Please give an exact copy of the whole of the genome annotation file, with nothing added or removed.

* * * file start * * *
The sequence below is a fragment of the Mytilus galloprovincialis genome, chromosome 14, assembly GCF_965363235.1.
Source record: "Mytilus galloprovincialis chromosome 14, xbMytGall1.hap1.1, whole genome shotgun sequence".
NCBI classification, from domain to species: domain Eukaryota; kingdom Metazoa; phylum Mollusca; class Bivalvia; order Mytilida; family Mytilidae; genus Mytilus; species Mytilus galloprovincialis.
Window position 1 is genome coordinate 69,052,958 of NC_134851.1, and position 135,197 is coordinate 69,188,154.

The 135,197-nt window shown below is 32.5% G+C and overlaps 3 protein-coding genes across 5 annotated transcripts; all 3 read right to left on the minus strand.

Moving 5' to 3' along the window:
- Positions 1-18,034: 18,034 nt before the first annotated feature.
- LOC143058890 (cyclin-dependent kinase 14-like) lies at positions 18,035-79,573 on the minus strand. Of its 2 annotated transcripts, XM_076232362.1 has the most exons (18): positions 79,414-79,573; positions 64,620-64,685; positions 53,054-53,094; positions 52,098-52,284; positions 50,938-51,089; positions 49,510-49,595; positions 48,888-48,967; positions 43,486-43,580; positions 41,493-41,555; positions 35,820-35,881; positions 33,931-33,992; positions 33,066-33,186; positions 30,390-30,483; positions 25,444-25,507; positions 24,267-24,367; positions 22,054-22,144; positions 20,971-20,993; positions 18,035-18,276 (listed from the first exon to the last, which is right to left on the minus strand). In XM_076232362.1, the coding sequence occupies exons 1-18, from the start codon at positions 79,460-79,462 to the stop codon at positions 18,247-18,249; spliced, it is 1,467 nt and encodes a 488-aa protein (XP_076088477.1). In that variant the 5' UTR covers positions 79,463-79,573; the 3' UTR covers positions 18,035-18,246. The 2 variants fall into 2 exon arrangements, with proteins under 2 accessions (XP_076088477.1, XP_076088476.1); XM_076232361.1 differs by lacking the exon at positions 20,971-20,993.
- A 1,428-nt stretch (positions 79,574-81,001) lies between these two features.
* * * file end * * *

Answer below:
The sequence below is a fragment of the Mytilus galloprovincialis genome, chromosome 14, assembly GCF_965363235.1.
Source record: "Mytilus galloprovincialis chromosome 14, xbMytGall1.hap1.1, whole genome shotgun sequence".
NCBI classification, from domain to species: domain Eukaryota; kingdom Metazoa; phylum Mollusca; class Bivalvia; order Mytilida; family Mytilidae; genus Mytilus; species Mytilus galloprovincialis.
Window position 1 is genome coordinate 69,052,958 of NC_134851.1, and position 135,197 is coordinate 69,188,154.

The 135,197-nt window shown below is 32.5% G+C and overlaps 3 protein-coding genes across 5 annotated transcripts; all 3 read right to left on the minus strand.

Moving 5' to 3' along the window:
- Positions 1-18,034: 18,034 nt before the first annotated feature.
- LOC143058890 (cyclin-dependent kinase 14-like) lies at positions 18,035-79,573 on the minus strand. Of its 2 annotated transcripts, XM_076232362.1 has the most exons (18): positions 79,414-79,573; positions 64,620-64,685; positions 53,054-53,094; positions 52,098-52,284; positions 50,938-51,089; positions 49,510-49,595; positions 48,888-48,967; positions 43,486-43,580; positions 41,493-41,555; positions 35,820-35,881; positions 33,931-33,992; positions 33,066-33,186; positions 30,390-30,483; positions 25,444-25,507; positions 24,267-24,367; positions 22,054-22,144; positions 20,971-20,993; positions 18,035-18,276 (listed from the first exon to the last, which is right to left on the minus strand). In XM_076232362.1, the coding sequence occupies exons 1-18, from the start codon at positions 79,460-79,462 to the stop codon at positions 18,247-18,249; spliced, it is 1,467 nt and encodes a 488-aa protein (XP_076088477.1). In that variant the 5' UTR covers positions 79,463-79,573; the 3' UTR covers positions 18,035-18,246. The 2 variants fall into 2 exon arrangements, with proteins under 2 accessions (XP_076088477.1, XP_076088476.1); XM_076232361.1 differs by lacking the exon at positions 20,971-20,993.
- A 1,428-nt stretch (positions 79,574-81,001) lies between these two features.